One of the best things about serialized television is the way we get sucked into the fictive world of a show. In the down time between episodes of Mad Men, I'm still immersed in the sad, impossibly fashionable world of 1965 Manhattan, and I'm not alone. If a serial is really working, you keep a foot in that universe pretty much all the time, and it can work like a vacation, or therapy, or an opportunity to see how things might have turned out if history had gone differently, or (and this is usually how it goes) all these things at once.
Since it began, Caprica has been deeply invested in the philosophical consequences of imagined worlds. This makes sense, since it's essentially a piece of fan fiction--and I mean that in the best possible way. Ronald Moore and David Eick assume (and rightfully so), that their viewers are coming to the show already armed with the kind of intense knowledge of the BSG-verse that marks fanfic readers and writers. Not only are there a million characters and ever-more-complicated relationships to keep track of, but the reader also has to constantly consider the relationship between this show and its predecessor/descendent. This assumption of total knowledge shows up in great little surprises that feel like DVD Easter Eggs (The theme from the 1980 Battlestar shows up on the radio at one point one season one! We witness the first use of the epithet "toaster"!), but also in more practical decisions like the shocking lack of backstory given during the previouslies of the season premiere--and those previouslies don't even show up until after the teaser.
This necessary immersion in the fictional universe makes the show's relationship to the virtual world that much more meta- and interesting. Basically, the pilot revolved around two seemingly opposed parties trying to use virtual reality for the same thing: an escape from the consequences of death. For the hard-line religious extremists, this means "religion without faith" since the afterlife can be a certainty rather than a dream, while uber-capitalist Daniel Greystone (Eric Stoltz) sees it as a cure for grief--"the ultimate drug for the ultimate pain." Unsurprisingly, these possibilities are framed within the show as deeply dangerous; not only do we see lots of upsetting violence unfold in the "v-world," but last season focused on one character's descent into that virtual space at the cost of his investment in his "real" life.
What's most interesting to me about all this, though, isn't so much the critique of fantasy happening through fantasy--this is nothing particularly new, after all--but the way that Caprica's take on the power and purpose of imagined worlds offers a really useful theory for thinking through the power and appeal of Fringe, and maybe of science fiction (or narrative itself) more generally.
For those of you who aren't watching Fringe (and if you're not, you should amend that situation, stat), this season has taken a definite turn for the awesome. They played with the idea of "Earth-B" a lot last season, but this season they're really taking the time to explore the idea of multiple worlds. And this is no "Mirror, Mirror" from Star Trek or "The Wish" from Buffy alternate universe, where we're relieved to get back to our own time. Fringe's Earth-B is an uncanny double for our world--better in some ways and worse in others, but most memorable for little changes like a sign advertising "Dogs" as Broadway's longest-running show, or alternate versions of comics like "Red Lantern."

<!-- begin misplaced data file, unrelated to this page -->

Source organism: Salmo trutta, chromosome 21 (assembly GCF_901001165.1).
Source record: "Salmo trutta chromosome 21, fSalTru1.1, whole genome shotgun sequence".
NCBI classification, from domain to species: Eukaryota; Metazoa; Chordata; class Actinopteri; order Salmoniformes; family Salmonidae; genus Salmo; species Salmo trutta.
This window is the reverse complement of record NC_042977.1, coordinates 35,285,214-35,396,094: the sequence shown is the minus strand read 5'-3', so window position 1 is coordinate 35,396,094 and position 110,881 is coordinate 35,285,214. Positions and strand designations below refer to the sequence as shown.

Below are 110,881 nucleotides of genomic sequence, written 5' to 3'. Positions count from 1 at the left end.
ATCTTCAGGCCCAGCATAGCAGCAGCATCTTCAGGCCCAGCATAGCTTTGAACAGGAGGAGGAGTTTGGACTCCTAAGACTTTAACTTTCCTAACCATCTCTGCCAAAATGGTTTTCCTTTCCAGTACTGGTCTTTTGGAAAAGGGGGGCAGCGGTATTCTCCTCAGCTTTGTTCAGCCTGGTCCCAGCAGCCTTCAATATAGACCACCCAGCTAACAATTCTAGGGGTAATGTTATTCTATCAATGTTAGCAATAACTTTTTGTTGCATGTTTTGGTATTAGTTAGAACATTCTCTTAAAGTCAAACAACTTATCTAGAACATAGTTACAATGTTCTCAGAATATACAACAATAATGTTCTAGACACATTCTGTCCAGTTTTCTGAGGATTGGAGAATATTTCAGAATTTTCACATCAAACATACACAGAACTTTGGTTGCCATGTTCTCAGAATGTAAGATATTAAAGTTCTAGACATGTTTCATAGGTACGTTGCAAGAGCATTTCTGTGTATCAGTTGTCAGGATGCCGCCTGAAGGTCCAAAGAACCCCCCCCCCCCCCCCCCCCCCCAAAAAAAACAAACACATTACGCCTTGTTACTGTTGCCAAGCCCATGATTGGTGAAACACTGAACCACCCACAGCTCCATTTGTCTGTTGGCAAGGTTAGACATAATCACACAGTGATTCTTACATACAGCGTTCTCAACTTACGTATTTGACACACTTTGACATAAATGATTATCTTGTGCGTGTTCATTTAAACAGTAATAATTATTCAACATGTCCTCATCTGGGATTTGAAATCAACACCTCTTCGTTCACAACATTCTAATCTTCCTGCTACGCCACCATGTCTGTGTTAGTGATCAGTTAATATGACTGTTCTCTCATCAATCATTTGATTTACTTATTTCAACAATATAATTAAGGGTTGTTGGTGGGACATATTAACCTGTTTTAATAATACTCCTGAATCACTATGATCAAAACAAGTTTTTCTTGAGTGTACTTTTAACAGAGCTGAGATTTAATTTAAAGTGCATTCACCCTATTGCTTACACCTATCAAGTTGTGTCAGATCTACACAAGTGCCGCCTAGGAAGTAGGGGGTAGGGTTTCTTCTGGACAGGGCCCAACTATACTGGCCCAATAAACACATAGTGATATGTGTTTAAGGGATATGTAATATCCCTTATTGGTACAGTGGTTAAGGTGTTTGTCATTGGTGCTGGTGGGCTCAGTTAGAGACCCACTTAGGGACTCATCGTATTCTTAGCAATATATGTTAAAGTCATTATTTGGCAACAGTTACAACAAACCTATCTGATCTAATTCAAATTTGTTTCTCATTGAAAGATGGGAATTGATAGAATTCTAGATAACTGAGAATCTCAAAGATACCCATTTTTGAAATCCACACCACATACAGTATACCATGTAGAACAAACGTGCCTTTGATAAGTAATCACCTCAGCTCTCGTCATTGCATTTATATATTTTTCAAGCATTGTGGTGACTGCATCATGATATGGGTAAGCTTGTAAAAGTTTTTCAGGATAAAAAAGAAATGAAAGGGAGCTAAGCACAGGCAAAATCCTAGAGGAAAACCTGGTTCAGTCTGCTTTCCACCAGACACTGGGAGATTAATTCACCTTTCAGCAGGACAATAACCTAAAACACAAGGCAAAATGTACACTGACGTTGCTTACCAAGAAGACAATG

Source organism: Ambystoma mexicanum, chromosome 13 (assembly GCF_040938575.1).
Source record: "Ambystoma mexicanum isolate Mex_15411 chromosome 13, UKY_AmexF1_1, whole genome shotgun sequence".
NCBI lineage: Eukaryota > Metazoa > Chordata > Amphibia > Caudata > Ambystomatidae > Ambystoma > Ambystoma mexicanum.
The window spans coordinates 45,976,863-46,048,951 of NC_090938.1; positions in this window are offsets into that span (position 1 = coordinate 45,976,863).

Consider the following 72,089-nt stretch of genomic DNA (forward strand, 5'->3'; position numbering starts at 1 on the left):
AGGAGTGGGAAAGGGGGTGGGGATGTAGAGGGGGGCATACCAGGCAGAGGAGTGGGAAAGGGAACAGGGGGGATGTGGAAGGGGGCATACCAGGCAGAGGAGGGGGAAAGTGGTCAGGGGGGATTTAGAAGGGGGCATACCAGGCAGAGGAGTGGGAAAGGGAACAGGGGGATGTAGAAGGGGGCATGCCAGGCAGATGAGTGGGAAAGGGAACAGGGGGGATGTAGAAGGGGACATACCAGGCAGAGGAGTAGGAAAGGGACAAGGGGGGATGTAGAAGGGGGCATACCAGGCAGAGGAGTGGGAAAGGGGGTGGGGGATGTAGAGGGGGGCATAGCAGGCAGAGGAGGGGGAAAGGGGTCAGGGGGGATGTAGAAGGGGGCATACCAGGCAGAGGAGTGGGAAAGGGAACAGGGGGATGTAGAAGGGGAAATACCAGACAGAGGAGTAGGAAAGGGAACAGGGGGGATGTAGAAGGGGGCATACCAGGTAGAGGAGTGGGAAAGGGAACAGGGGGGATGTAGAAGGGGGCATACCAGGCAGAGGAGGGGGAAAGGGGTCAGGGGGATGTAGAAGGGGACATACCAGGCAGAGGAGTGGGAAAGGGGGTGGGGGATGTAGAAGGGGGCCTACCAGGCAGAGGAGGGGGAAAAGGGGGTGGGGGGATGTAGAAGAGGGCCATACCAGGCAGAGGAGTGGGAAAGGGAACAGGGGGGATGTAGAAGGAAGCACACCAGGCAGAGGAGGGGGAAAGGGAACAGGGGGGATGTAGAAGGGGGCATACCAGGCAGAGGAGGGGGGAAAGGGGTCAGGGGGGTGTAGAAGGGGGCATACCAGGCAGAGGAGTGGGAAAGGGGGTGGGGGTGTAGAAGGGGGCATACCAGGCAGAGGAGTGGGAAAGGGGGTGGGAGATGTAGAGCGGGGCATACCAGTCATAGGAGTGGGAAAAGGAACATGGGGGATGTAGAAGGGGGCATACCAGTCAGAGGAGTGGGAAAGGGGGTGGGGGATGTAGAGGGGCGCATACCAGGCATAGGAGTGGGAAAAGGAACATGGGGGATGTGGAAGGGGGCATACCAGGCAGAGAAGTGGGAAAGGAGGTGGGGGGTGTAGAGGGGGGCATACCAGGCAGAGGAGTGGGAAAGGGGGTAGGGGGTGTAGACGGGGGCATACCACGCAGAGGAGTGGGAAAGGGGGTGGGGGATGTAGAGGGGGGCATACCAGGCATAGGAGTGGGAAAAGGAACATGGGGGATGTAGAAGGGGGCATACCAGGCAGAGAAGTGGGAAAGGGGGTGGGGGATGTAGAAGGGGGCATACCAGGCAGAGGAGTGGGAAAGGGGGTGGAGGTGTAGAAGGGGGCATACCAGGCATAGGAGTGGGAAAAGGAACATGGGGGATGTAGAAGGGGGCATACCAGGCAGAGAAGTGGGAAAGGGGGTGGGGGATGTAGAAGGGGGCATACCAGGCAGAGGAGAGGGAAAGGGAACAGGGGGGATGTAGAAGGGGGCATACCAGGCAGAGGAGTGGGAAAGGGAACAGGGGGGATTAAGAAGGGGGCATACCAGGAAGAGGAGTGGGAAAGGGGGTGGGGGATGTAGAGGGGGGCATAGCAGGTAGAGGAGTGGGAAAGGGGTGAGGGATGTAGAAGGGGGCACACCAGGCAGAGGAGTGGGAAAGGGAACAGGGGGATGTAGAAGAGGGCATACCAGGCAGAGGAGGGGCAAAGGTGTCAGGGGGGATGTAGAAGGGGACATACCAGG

Maybe that's not the right way to put it, though. The little changes are the coolest, but the biggest difference between Earth-B and this one revolves around two of the biggest traumas of American history: slavery's ongoing legacy, and the fall of the Twin Towers on Sept 11, 2001. On Earth-B, we have all these little cultural signs of a profoundly different understanding of race--Martin Luther King Jr. is on a $20 bill (and, even more impressively, no one has even heard of, much less commemorated Andrew Jackson, architect of the Indian Removal Act), Martin Luther King Jr/Eldrige Cleaver memorial park is a central landmark in Manhattan, and the Twin Towers loom strong over it all. In the context of Caprica's take on imagined worlds, I can't help but see Earth-B as a fantasy of a world not just free from these traumas, but where we get to see what freedom from certain traumas looks like without having to take the time to think through the process of working through them. I mean, don't get me wrong, life on Earth-B is no picnic, and there are all these intense environmental traumas that don't exist here, but I suppose what's most interesting to me is the way that trauma plays such a central role in establishing these imagined worlds in the first place.
Maybe what Caprica is saying is that trauma is at the center of narrative itself. That's certainly what the shape of Earth-B in Fringe would suggest. The seed of a narrative world is the hope that we can create some space that might undo grief? What do you think?